Every year, my summers at home in Japan are marked first by cherry season, then peach season, and as the days grow warmer, watermelon season. Back in America, I sometimes find it difficult to express the taste of those Japanese fruits to those who have never tasted them. There is a type of sugar produced in Japan called wasanbon that has an incredibly delicate, gentle flavor; perhaps this sugar comes closest to the taste of the fruit which Japanese farmers work endlessly to grow and harvest each year. Of course I have had good fruit in America too, but I am often disappointed by its commercialized, mass produced nature, in its surface that is polished with wax and displayed in piles, only to turn out bland or bitter.
A couple of days ago, my good friend, Elisa called me to tell me that although peach season was coming to an end in California, a local peach farm that she knew was open for visiting. I happily volunteered to go with her. We left Pasadena and drove for over an hour on the freeway through the typical balding, dry Southern California landscape, finally arriving in the small town of Acton. The owner of the peach orchards, Chris described the farm that he had created, talking about his dedication to sustainable practices and safe, healthy cultivation techniques while still producing the best, most delicious produce possible.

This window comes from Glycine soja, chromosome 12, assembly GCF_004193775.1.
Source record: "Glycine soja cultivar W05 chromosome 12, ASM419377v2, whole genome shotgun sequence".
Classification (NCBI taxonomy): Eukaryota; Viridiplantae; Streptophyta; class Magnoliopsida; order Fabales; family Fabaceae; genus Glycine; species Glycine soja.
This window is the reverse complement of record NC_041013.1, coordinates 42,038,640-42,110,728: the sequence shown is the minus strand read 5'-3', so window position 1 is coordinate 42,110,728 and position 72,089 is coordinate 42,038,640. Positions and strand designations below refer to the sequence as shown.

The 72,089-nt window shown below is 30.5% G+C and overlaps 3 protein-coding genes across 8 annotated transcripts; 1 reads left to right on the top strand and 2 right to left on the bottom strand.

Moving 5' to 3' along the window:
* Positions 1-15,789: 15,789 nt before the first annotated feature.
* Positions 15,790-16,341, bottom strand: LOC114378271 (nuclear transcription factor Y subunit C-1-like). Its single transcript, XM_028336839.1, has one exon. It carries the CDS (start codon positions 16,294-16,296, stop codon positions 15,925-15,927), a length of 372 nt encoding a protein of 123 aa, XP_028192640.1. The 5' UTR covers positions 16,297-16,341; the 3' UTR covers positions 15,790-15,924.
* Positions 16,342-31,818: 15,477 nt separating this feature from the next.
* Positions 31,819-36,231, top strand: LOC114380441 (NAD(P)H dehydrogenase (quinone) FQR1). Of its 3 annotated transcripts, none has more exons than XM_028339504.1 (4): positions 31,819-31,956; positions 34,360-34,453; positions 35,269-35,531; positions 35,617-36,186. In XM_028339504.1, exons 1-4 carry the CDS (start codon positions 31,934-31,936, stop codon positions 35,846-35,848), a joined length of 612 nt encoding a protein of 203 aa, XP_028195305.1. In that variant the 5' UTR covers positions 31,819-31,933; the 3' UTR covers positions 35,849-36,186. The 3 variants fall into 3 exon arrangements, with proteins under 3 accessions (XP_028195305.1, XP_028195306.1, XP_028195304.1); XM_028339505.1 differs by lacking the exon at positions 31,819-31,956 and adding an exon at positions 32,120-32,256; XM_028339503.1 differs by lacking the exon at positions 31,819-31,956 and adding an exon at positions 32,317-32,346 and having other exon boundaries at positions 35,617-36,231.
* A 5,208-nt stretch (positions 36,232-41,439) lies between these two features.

Clean farming and wholesome products were a staple in our childhood, but modern mass production that values money over taste, covering its produce in pesticides is in no way only limited only to fruit. I was reminded of a line from a movie I used to watch with my children, an animated, Japanese film titled, Nausicaa of the Valley of the Wind. The protagonist is a young girl trying to save her world from a human race that has poisoned it beyond repair with chemicals, war, and other harmful practices. In the film she says, “The very Earth itself is sick, the soil is dirty.” Talking to Chris, I not only felt the painful reality of Nausicaa’s words, but also the immense urge to support this person who was, in the shadows, fighting so hard to preserve what was left of good farming, good soil, and good practices. Although the peaches I brought home are different from the ones I know in Japan, they taste just as sweet in their own unique way, partly because of how they were grown, but also perhaps because of what they stood for. What tastes good isn’t just a singular, flat thing; delicious things are delicious also because of their story, their process, and what they mean to us.